The Dog Doesn’t Die

Book reviews & random thoughts

A Rant, and a Book Review of The Pleasures of Cooking for One, by Judith Jones

I eat about half of my dinners alone, and I prefer it that way. I get to experiment with food I like, I don’t have to consider anyone else’s tastes, and I only have to please one person: me. I also like to cook, though I’m not going to spend hours in the kitchen for myself or anyone else. If I end up sharing something I make, fine. If not, fine. I deserve a good meal regardless of who else may or may not be here, and I am going to have that good meal!

Yet people have argued with this, like there’s something strange about it. A retired professional chef said it wasn’t worth the trouble. Someone else said that the leftovers I plan to freeze for later could get freezer burn (like I made it to this age without ever hearing of freezer burn?). There’s the issue of waste, which in my world is just a matter of poor planning.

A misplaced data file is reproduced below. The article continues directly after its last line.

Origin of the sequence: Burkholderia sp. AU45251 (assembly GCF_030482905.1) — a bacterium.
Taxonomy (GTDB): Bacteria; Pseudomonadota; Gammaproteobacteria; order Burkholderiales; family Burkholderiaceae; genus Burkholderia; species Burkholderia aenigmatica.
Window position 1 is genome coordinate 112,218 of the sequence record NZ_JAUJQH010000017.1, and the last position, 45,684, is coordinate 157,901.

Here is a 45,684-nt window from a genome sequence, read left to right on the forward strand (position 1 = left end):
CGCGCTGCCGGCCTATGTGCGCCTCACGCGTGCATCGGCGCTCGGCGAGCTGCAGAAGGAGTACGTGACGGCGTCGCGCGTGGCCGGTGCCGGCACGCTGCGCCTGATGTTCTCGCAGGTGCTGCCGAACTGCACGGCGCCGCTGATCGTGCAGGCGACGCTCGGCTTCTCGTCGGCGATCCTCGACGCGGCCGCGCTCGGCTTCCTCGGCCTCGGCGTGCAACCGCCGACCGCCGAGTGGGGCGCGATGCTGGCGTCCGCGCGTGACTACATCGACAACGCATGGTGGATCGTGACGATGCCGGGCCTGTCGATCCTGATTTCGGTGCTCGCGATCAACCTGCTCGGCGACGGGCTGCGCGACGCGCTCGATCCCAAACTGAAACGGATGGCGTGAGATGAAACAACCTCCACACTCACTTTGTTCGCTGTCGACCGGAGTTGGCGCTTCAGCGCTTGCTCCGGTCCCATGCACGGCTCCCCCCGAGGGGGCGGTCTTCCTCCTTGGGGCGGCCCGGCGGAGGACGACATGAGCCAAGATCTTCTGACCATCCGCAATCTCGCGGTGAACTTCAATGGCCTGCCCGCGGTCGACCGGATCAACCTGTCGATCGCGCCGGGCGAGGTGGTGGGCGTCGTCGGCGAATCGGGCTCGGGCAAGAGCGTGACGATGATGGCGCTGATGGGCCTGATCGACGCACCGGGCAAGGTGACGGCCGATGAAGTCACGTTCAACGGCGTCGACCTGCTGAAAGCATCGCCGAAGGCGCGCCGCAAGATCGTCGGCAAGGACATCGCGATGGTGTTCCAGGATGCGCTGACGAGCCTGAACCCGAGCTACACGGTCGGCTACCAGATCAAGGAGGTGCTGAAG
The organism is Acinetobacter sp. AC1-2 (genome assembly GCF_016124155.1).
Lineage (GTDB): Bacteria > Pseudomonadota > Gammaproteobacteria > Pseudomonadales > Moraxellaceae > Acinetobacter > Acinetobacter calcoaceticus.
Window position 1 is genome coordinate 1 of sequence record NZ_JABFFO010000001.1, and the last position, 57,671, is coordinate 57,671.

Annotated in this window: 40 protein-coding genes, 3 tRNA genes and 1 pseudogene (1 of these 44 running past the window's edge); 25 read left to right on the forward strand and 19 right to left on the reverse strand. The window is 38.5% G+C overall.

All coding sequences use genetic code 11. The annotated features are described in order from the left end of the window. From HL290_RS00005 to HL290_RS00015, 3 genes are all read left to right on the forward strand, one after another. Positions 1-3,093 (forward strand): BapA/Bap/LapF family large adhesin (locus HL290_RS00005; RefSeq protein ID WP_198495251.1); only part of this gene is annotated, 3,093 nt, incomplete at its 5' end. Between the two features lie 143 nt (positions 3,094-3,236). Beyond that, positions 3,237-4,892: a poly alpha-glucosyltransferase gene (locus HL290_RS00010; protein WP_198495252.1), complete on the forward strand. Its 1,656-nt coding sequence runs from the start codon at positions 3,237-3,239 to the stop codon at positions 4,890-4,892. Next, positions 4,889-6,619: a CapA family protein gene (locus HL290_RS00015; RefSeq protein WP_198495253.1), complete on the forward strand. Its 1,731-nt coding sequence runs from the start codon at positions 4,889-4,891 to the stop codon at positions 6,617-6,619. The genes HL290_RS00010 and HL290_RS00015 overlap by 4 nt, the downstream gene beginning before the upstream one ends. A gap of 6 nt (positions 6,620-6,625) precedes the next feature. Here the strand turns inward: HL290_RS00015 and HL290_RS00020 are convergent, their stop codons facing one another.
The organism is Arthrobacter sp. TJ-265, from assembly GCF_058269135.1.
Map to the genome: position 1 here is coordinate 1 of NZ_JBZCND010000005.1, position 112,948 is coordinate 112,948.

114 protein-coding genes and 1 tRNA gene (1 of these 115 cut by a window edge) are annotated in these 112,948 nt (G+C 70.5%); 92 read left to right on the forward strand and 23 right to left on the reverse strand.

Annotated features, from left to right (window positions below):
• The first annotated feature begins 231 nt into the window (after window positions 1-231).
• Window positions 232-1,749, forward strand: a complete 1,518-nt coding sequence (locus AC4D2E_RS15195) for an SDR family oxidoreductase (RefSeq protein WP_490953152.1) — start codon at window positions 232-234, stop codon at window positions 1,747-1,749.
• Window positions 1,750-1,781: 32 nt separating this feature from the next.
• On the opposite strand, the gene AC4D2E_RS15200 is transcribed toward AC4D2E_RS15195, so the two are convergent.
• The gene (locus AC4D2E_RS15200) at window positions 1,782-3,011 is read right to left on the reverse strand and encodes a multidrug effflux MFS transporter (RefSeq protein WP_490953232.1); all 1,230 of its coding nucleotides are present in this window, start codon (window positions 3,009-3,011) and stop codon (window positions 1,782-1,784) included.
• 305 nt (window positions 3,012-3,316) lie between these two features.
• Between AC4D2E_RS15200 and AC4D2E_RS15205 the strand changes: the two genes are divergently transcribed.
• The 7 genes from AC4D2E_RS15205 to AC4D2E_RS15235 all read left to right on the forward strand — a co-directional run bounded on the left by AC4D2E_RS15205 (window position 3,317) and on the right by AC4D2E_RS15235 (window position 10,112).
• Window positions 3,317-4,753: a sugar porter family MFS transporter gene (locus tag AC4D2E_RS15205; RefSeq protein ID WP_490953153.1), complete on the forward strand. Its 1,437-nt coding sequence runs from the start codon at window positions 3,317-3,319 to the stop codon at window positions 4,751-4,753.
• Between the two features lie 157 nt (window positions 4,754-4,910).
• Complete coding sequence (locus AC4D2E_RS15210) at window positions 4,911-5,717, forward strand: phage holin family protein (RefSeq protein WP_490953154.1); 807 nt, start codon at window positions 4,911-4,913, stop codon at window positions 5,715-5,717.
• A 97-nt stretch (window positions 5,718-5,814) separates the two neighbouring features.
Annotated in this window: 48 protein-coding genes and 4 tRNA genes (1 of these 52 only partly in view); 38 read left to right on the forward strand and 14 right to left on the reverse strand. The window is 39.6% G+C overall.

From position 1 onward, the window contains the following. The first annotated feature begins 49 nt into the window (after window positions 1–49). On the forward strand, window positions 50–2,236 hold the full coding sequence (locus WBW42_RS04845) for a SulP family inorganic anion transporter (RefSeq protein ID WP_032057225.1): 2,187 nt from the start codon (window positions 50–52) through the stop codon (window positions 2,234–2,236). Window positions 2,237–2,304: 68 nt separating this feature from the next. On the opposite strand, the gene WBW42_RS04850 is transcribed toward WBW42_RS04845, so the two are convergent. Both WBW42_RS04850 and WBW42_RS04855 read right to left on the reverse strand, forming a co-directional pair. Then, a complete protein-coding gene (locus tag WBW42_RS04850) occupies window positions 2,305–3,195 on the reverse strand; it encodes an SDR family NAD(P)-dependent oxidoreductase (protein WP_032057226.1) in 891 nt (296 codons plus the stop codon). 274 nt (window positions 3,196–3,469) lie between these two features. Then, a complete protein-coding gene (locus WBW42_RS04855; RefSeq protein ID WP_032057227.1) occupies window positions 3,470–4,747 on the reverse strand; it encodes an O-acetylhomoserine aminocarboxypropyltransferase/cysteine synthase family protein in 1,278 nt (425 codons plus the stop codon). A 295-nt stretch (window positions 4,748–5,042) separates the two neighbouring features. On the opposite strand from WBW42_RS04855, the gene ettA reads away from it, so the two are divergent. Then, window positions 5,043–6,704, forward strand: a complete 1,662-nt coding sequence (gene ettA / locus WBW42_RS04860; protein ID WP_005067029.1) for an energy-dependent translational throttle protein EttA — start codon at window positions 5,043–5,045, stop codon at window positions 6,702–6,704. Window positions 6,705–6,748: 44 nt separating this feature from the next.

So I was delighted when Judith Jones came out with The Pleasures of Cooking for One. (And who is Judith Jones, you might ask? She’s only the world’s most influential cookbook editor, the woman who discovered and edited Julia Child, among others.) After her husband, Evan, passed away a few years ago, Ms. Jones began cooking for herself alone. And Pleasures is the result.

The book truly is a pleasure. Ms. Jones has a fondness for organ meats, which aren’t that popular in the United States, and I don’t like them myself. But there are so many other recipes, and the discussions about how to phase a dish into several different recipes are helpful and, to me, intriguing. I tend to cut recipes in half and freeze a lot, so I always like it when someone like Ms. Jones gives me another way of seeing things.

When reading a cookbook, I tape-flag recipes I want to try. And I think I marked about 2/3 of the recipes in this book. For example, the broiled lamb chop, which segues into lamb and lentils for the leftovers, is something I definitely want to make. I also like to make the occasional souffle, and so will try Ms. Jones’ cheese souffle recipe. Leftover broiled salmon might go into her corn and salmon pancakes, and the apple maple bread pudding is also on my list.

If you’re not fortunate enough to be cooking for one, I’m sure these recipes can be doubled. I strongly recommend this book, and I hope you enjoy it as much as I plan to.


January 8, 2010 - Posted by | Book Reviews, food, recipes | , , , , ,

1 Comment »

  1. . . . but is it SAFE or UNSAFE for animal lovers?

    Comment by The King | January 20, 2010 | Reply

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